Politics and the Plantation Wage

President Ranil Wickremesinghe chose the Ceylon Workers’ Congresss May Day platform, in Kotagala,  to announce the increase of the plantation workers’ daily wage to Rs 1700.00. An unexpected   presidential fiat, delivered just a few months before a possible election  by a potential presidential candidate,   was made public  from the political platform of a major plantation trade union, generally seen as pro-government. The self-evident political implications  do not  merit either debate or elaboration. 


In a rational world,  in any industry, it  is  left to the employer and the employee,   to arrive at a fair wage  through a consultative process.  The unsolicited intervention of  a third force with an agenda unrelated to the interests of either party,  is undesirable from all points of view.   However, there have been several similar  precedents,  when a sitting  president has mandated a wage increase in the plantation sector,  for patently political reasons, with no consideration  for the  economic consequences  on the concerned industry or on ancillary industries.  

Illogically  high increases are self-defeating, as unbearable production  costs result in enterprises being compelled to   withhold  or diminish  essential  inputs, deny   upgrades, abandon   new investment and, in extreme cases,  even close down.  Enterprises, if they are to deliver on their responsibilities to society, stakeholders and to the economy,  need to stay viable. That is not possible when operational costs exceed revenue and the only relief a magical increase in the selling price. But, in the real commercial world, miracles never happen. 

 The  selling prices of  products  which are offered  at public auction are determined by local and international market dynamics of supply and demand- fickle features both- over which the producer has no control. Hence, the producer needs to have the comfort that he is operating within a framework of reasonably priced inputs, especially the worker’s daily wage, which, prior to the  above increase,   constituted around 65% of the unit production cost; that could well be the  largest  labour cost component in the unit production cost of any factory  produced item, in  any industry, anywhere in the world.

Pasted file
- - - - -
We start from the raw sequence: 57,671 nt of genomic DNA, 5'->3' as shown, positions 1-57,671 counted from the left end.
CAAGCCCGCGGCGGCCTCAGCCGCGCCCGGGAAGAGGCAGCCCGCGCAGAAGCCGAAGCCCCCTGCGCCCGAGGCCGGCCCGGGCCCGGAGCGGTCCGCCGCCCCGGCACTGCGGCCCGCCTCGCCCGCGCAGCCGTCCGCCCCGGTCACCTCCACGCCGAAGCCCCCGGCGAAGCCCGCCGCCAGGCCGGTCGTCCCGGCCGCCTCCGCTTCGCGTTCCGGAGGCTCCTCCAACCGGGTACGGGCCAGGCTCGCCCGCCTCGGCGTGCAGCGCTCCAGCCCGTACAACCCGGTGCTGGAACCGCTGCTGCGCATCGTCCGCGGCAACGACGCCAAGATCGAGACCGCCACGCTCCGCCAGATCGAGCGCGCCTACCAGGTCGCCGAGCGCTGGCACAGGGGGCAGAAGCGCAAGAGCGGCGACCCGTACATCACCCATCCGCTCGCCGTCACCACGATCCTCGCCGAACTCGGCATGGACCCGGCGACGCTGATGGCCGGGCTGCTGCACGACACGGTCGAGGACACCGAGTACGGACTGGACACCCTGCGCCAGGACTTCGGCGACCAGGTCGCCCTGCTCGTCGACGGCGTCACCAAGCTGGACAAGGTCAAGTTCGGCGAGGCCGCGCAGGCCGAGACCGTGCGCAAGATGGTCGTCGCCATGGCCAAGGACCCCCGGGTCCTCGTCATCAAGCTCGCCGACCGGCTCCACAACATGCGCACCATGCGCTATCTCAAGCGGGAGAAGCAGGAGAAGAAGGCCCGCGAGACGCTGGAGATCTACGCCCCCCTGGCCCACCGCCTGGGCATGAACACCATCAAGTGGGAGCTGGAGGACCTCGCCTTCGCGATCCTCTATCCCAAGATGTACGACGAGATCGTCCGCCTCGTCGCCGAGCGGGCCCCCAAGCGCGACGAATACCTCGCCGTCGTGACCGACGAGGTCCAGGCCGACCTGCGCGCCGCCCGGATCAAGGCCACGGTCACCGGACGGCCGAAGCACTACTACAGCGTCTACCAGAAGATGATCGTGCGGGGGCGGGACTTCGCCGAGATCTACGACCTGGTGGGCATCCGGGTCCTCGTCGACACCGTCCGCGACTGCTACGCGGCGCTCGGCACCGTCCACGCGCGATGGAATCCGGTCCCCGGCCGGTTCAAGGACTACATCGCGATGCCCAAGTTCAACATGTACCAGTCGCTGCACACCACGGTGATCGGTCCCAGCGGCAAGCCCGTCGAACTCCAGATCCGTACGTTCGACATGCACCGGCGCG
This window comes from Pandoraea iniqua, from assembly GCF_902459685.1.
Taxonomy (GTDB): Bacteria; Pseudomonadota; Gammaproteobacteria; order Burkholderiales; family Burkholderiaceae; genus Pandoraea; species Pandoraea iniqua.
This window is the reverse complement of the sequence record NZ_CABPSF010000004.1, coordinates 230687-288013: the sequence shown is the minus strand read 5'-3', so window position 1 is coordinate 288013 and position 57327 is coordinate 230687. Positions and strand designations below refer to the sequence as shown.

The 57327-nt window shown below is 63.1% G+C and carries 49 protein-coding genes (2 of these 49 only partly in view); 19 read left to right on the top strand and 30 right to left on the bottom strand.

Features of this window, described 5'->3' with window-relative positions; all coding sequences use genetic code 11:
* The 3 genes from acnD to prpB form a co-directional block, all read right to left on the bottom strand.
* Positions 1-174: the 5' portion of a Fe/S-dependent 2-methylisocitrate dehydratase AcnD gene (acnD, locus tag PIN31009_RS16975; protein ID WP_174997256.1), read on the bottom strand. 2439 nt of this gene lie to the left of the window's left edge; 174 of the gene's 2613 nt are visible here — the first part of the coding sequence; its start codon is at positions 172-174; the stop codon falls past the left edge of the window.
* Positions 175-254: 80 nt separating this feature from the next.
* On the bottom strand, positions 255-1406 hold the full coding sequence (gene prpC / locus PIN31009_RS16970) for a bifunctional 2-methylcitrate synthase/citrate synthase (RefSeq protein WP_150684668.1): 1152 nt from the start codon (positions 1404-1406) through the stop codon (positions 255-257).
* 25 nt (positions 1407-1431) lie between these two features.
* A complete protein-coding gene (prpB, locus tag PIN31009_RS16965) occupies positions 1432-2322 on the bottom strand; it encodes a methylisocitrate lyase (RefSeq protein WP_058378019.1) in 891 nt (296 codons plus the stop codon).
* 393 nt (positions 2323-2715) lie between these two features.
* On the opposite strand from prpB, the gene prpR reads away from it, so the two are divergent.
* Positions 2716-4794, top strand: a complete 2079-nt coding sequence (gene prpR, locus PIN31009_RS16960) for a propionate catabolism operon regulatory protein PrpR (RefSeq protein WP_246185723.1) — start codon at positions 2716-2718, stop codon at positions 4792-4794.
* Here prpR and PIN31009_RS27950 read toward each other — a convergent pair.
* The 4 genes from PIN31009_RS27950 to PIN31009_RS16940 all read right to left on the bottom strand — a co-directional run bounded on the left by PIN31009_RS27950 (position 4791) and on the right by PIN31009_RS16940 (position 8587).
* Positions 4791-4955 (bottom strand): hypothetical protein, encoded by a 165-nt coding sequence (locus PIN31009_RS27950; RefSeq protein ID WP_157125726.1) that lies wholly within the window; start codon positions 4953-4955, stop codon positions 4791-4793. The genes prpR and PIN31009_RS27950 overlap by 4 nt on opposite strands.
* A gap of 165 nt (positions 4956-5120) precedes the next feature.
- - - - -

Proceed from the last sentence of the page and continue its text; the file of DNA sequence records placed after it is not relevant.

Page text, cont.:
Estimates are  that the increase of the daily plantation wage to Rs 1700.00 ( with EPF/ETF- LKR 1955.00 per day)    will increase the above component to about 75% of the unit cost of production. The  balance input proportion, representing  fertilizer, energy, chemicals,  other material requirements, machinery, vehicle and building  maintenance, and welfare and contingencies,   offers minimal  margin for cost management. With that kind of lop-sided production cost distribution, no legitimate industry can remain viable. 

 The manufacturer of 1 inch iron nails, or paper clips,  can mark up selling cost in order to stay profitable when confronted with a mandated wage increase. But   the producer of tea or rubber, selling at a weekly auction with the buying price at the bidder’s discretion,  does not have that option. 

Market Realities 

Trade unionists who seek   wage increases linked directly to auction price fluctuations, and politicians who support such proposals when it suits personal political aspirations, ignore the realities of international trends of supply and  demand. Wage increases, whilst being of crucial importance, especially in periods of rapid cost-of-living inflation, still need to be sustainable in the context of the relevant industry . 

 An   analysis of  world market prices of Tea and Rubber  in the last three decades,   will demonstrate  a consistent pattern of long troughs relieved   by sudden,  short-lived  peaks. These trends  are directly linked to weather,  climate, production levels, changes in consumption patterns, resultant supply and demand,  exchange rate movements , inflationary or  recessive trends in consuming economies, and political climate  and  state-imposed trade policies and tariffs.